There Is No Backing Down When Seeking Justice For You

When can police officers search someone’s vehicle?

A traffic stop may be inconvenient and could end up becoming expensive. If a police officer believes a traffic infraction occurred, they can write someone a ticket that might cost them hundreds of dollars.

Occasionally, what starts as a basic traffic stop eventually leads to someone’s arrest. Police officers who go through someone’s vehicle may find evidence of criminal activity that justifies arresting and prosecuting that driver. Those involved in traffic stops need to understand their rights if they want to minimize their risk of unnecessary and unfair prosecution. There are limits to police searches that people need to know about if they hope to adequately protect themselves.

When is it legal for a police officer to search someone’s vehicle?

When they have a warrant

Occasionally, police officers obtain search warrants signed by judges to conduct specific searches. When a vehicle might contain compelling criminal evidence, a judge could sign a warrant authorizing a search of the vehicle. Warrants for vehicle searches typically play a role after someone’s arrest rather than during a traffic stop.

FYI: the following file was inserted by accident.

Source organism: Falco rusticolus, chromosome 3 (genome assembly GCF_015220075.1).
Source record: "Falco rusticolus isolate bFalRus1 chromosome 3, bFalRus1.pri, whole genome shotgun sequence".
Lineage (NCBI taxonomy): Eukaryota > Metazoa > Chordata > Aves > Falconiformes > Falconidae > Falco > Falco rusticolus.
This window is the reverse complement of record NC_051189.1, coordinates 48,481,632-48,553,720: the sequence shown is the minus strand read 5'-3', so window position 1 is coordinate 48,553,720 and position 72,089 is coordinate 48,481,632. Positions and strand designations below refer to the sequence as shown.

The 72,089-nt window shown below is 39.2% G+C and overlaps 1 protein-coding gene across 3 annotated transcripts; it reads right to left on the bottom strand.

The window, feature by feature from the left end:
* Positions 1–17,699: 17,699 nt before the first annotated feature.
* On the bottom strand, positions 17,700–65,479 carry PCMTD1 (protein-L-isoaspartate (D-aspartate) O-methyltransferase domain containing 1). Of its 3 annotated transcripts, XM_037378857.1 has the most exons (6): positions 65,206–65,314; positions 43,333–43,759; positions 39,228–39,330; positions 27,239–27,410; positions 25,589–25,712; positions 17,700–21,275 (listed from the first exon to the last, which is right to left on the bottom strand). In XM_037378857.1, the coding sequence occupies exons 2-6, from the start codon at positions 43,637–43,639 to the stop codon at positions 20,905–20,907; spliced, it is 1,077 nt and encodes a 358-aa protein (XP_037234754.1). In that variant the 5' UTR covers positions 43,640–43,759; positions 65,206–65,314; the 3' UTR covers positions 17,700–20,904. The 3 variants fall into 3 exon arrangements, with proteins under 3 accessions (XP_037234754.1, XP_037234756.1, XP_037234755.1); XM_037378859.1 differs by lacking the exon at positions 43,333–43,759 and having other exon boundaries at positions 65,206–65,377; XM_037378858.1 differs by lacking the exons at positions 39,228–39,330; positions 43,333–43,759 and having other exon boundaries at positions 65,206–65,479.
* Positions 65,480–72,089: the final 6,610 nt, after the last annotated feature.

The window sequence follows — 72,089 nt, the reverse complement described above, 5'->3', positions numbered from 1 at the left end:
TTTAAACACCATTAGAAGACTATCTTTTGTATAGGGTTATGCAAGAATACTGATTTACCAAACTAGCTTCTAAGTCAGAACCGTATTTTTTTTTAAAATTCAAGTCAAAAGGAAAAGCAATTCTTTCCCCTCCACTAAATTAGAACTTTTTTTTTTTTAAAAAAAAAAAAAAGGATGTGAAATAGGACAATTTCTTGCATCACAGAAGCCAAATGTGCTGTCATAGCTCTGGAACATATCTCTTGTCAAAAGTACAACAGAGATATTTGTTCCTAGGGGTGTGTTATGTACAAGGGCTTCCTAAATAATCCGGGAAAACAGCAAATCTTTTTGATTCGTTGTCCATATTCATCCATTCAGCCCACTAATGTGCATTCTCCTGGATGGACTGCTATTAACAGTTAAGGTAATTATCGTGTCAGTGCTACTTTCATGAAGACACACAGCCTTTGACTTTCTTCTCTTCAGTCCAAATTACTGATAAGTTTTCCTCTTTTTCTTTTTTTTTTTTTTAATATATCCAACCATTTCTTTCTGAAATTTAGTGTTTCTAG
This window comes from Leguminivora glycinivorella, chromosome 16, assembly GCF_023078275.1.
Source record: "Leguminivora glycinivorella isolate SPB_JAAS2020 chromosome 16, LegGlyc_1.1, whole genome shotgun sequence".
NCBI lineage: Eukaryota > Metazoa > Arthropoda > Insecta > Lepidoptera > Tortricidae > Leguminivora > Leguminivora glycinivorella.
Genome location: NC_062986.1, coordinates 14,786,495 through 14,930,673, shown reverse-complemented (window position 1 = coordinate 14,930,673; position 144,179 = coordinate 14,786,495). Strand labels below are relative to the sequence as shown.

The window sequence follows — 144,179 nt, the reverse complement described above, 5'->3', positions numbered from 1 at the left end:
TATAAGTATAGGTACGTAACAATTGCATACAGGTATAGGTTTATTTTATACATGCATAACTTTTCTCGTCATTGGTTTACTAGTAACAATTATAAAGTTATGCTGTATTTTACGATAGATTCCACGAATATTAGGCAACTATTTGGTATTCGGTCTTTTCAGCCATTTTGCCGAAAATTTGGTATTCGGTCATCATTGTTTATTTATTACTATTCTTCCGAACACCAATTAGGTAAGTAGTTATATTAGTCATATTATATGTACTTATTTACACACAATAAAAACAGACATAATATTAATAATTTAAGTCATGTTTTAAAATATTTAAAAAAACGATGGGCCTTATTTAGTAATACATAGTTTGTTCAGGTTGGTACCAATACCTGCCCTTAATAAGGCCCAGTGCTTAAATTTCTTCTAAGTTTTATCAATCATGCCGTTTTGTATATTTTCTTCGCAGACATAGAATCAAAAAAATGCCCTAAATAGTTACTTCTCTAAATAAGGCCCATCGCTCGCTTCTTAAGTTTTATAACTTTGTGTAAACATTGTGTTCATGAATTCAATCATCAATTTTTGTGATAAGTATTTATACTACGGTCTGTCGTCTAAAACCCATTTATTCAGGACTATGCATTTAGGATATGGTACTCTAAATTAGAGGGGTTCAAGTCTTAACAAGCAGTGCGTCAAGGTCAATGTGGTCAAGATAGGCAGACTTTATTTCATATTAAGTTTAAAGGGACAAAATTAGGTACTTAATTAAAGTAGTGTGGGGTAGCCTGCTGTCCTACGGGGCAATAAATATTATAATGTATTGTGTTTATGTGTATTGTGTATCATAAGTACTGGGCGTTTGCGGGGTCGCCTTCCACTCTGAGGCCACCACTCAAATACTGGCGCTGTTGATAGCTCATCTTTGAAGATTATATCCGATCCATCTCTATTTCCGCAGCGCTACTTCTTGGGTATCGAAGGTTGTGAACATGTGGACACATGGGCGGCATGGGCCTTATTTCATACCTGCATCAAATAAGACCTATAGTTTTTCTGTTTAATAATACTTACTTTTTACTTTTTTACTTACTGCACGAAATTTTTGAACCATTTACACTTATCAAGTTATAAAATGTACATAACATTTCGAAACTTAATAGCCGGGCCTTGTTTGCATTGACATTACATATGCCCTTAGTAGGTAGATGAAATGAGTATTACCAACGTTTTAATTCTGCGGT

When they have probable cause

Frequently, police officers justify their decision to search a vehicle because of other issues they notice during a traffic stop. Maybe they smell drugs when they approach the vehicle. Perhaps they notice potentially illegal weapons or what looks like drug paraphernalia. When an officer has a reasonable suspicion of a specific criminal infraction, they may have the probable cause necessary to search someone’s vehicle without a warrant.

When they have permission

Police officers often do their best to trick people into giving up their rights. An officer might ask casually if they could look in someone’s vehicle during a traffic stop. The motorist may want to cooperate with the officer and might give their consent to a search. What people fail to consider is the fact that a previous owner or any passengers in their vehicles may have left something that could lead to their arrest. If an officer has to ask for permission to search a vehicle, they likely don’t have the probable cause necessary to search without someone’s consent.

Understanding the limits on certain types of police activity may help people avoid criminal charges. Drivers arrested after the search of their vehicle can sometimes question police conduct as part of their criminal defense strategy.